Blowflies and mites are the two major problems most landlords will run into. Both of these insect pests lay their eggs in the nesting material. In the northern latitudes, blowflies can be a real problem and in the south, mites. Both of these pests can literally suck the life blood out of young birds and if left un-attended, can eventually kill them. To the best of my knowledge, the only thing that can be done for blowflies is to physically remove them from the young birds and replace the nesting material. This is also the 'recommended' treatment for mites however, major infestations of mites may require a couple of nest changes during the season.
Another thing that can be done to control mites is to apply a small amount, (less than a level teaspoon) of 5% Sevin dust to the nesting material just inside the entrance hole. Then, tap the nest to settle the powder down into the nesting material. DO NOT add the dust directly to the chicks. The mites will crawl through the dust down in the nesting material and thus, be eliminated, usually within 24 hours.
The use of pesticides in martin nests is a very controversial subject. Statements given here are not to endorse the use of pesticides in martin nests, but are here only to give a landlord an 'alternative' for treating mites. (Some just can't stand to have mites crawling all over their hands and arms). It is suggested that anyone choosing to use 5% Sevin dust for this treatment should educate themselves fully on the subject of Carbaryl first. If you do not wish to use it, then please, do the nest changes.
Keeping close tabs on the number of chicks in each compartment is important. If one of them happens to get out, then you'll know where to replace it if it's found on the ground. If for some reason, the numbers change drastically, then you probably have a predator that is visiting and the proper preventative measures need to be taken as soon as possible.
One note here:
Every once in awhile a very young live baby will be found on the ground! If this happens, then the nests should be checked for predator or pest involvement. If nothing out of the ordinary is found, then these babies can be replaced in the nest. Obviously, the bird is much too young to get out on its own and if pests aren't the cause, then something else is. Although not often sometimes SY males will dump a very young bird in hopes of mating with the adult female. If this happens, and you kept good records then you will know which nest to replace it to.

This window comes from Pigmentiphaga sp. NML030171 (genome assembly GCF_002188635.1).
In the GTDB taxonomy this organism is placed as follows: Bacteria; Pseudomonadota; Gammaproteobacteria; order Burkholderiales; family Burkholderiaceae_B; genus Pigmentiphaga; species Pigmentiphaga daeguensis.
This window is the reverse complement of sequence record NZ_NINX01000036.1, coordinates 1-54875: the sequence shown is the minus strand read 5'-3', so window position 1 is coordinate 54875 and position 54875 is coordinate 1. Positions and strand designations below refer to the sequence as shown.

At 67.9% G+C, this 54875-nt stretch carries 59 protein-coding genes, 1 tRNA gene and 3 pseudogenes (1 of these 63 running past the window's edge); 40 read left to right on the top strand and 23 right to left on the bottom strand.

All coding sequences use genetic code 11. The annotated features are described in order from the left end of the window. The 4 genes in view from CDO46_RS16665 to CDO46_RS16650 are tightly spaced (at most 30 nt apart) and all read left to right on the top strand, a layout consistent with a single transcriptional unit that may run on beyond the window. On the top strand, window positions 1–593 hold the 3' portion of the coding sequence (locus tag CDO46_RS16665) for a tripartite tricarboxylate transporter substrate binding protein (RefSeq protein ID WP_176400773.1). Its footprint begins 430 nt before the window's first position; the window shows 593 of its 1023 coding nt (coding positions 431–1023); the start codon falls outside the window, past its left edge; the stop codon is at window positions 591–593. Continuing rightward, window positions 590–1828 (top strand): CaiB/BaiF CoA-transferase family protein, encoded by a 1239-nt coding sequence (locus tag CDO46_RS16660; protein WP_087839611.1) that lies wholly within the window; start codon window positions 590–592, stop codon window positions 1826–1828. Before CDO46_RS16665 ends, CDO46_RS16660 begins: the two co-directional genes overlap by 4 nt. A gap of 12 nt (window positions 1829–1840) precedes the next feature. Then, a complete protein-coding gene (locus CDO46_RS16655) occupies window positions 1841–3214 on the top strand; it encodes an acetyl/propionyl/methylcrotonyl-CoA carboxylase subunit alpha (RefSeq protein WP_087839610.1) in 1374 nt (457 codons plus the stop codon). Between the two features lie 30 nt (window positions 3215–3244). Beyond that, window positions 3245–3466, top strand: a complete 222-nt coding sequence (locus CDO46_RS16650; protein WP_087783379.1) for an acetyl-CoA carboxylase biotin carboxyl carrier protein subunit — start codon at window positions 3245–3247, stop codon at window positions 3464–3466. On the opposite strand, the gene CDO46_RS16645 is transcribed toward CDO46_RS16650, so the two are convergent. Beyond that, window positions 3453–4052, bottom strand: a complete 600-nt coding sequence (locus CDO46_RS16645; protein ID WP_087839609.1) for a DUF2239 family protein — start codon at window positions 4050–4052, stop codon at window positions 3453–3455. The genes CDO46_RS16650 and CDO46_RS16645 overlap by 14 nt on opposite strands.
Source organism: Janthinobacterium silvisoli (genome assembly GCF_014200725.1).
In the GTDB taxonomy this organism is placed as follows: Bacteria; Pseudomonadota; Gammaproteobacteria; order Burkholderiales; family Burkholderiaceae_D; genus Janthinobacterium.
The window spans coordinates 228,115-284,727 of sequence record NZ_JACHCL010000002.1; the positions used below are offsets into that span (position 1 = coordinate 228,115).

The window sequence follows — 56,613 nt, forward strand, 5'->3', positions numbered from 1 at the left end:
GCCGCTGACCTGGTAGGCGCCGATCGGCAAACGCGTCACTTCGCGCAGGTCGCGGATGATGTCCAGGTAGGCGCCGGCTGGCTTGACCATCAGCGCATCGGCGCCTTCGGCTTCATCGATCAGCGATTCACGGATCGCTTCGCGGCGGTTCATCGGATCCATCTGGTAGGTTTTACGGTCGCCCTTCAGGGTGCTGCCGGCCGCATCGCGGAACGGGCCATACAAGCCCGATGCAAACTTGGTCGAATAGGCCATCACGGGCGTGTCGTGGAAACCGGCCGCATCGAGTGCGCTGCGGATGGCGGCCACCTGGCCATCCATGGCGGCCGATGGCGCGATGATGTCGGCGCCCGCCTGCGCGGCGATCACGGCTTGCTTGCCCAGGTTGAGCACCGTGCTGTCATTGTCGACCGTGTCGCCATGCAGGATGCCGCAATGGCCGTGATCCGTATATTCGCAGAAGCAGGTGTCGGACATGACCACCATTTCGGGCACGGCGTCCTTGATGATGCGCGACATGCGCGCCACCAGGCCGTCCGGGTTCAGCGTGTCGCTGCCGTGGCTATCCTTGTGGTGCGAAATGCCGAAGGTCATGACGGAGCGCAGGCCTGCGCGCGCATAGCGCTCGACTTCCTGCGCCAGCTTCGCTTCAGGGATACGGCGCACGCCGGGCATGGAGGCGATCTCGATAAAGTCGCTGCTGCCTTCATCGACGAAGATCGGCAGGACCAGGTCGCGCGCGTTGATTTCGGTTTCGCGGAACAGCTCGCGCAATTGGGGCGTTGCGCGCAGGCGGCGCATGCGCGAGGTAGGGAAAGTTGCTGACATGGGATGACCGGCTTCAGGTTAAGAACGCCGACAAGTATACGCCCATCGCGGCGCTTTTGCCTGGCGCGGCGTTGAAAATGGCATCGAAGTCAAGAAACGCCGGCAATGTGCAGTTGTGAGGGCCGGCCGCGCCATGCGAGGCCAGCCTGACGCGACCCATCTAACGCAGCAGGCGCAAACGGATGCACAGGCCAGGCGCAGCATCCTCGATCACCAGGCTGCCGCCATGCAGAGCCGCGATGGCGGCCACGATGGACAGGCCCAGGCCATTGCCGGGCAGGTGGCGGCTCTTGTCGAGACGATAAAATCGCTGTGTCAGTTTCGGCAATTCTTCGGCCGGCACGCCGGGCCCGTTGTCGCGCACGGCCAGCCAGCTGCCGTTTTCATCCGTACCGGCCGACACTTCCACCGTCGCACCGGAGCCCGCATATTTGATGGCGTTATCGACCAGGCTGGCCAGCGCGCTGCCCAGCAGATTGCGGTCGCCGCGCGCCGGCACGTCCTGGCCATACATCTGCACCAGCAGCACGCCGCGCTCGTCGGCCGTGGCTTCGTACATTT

And one more note:
Unlike us humans, wild birds do not live on emotions, but instead use instincts that have been passed down through eons of generations of trying to pass on their genes and there may be a time, (although rare) where the parents seem to know when it's best not to waste energy and try to raise a chick. I try to replace the chick to the proper nest one time, but if I find it back on the ground a second time, then I usually let nature take its course and simply discard it. I try very hard not to let my emotions (Anthropomorphism) take over in instances like this and try to see it from the birds' point of view. Their instinct is to spend their energy raising healthy young chicks instead of wasting it on one that is not healthy. Unlike human children, wild birds and animals have to make it on their own or they will soon perish. Somehow the parent birds know this and will eject any young they feel are not up to surviving on their own.
As the season begins to wind down, keep track of the dates of the first hatchings. When the young get to be about 22 or 23 days old, direct nest checks should cease. From this point on, only walk-unders should continue. The reason for this is that, any sudden shaking of the housing could make the young quickly vacate the compartments and at this stage, they are much too young to be able to fly and survive. However, they have enough feathers that they could get a good distance away from the housing and you might have a problem finding them to put them back. It is imperative that the last nest check be a good one, making one final accurate count and making sure all things in all cavities are well and that there are no problems. If all is OK, then they should be fixed and then let the season conclude without further intrusion.
It's at this point that I like to spend more time around and under my colony. The young, although initially shy will eventually get curious enough to stick their heads out of the entrance holes and within a short time, see me as no threat and begin paying full attention to the parents bringing in food. Then, when they eventually do fledge, they are not so afraid of me when they come back to roost or perch on the housing. I find it particularly funny at times to watch their antics and see some of the predicaments they can get into while learning to use their new found wings. I also keep a camera with a good lens close by just in case. You never really know what can happen and oftentimes, a good picture can result from a few of them.
Because of accurate records, you'll know when the last young have fledged and once that happens, lower the housing and make one final check. If all is as it should be, then you can now tally your seasons' numbers and put your notes in order. I like to punch holes in mine and keep them in a 3 ring binder. I put my notes together in an order that I can follow and then use them to refer back to from season to season.
Hosting purple martins has changed in the last decade or two and it is now imperative that landlords get involved with their colonies. Not only is it good for research, but it's good for the species as a whole. We now know what's going on in the colonies and when something is amiss, we are able to correct it before the problem gets out of hand. And one more thing! Doing nest checks is fun! In fact, the next time you do one, invite a neighbor from down the road that has birds and let him or her join in, especially if they've never done one. There is no better way to educate landlords than to let them experience things first hand and before you know it, they'll be doing nest checks too.